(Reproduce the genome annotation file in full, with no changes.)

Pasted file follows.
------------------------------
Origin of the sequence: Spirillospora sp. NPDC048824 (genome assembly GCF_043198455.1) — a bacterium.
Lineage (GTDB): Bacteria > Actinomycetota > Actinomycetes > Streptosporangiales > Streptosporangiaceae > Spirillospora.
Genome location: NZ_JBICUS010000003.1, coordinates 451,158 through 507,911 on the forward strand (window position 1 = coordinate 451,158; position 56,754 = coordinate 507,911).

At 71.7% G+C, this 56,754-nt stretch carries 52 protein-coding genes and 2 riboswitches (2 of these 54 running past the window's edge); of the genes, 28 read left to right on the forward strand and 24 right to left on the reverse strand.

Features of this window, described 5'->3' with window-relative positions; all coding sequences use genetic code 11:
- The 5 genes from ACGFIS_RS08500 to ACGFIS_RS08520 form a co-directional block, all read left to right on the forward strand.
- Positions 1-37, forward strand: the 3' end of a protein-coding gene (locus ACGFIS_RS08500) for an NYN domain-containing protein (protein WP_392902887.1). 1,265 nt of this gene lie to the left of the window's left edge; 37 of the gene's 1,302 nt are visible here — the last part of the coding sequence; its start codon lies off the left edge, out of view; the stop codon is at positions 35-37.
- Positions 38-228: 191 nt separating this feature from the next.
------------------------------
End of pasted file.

Origin of the sequence: Spirillospora sp. NPDC048824 (genome assembly GCF_043198455.1) — a bacterium.
Lineage (GTDB): Bacteria > Actinomycetota > Actinomycetes > Streptosporangiales > Streptosporangiaceae > Spirillospora.
Genome location: NZ_JBICUS010000003.1, coordinates 451,158 through 507,911 on the forward strand (window position 1 = coordinate 451,158; position 56,754 = coordinate 507,911).

At 71.7% G+C, this 56,754-nt stretch carries 52 protein-coding genes and 2 riboswitches (2 of these 54 running past the window's edge); of the genes, 28 read left to right on the forward strand and 24 right to left on the reverse strand.

Features of this window, described 5'->3' with window-relative positions; all coding sequences use genetic code 11:
- The 5 genes from ACGFIS_RS08500 to ACGFIS_RS08520 form a co-directional block, all read left to right on the forward strand.
- Positions 1-37, forward strand: the 3' end of a protein-coding gene (locus ACGFIS_RS08500) for an NYN domain-containing protein (protein WP_392902887.1). 1,265 nt of this gene lie to the left of the window's left edge; 37 of the gene's 1,302 nt are visible here — the last part of the coding sequence; its start codon lies off the left edge, out of view; the stop codon is at positions 35-37.
- Positions 38-228: 191 nt separating this feature from the next.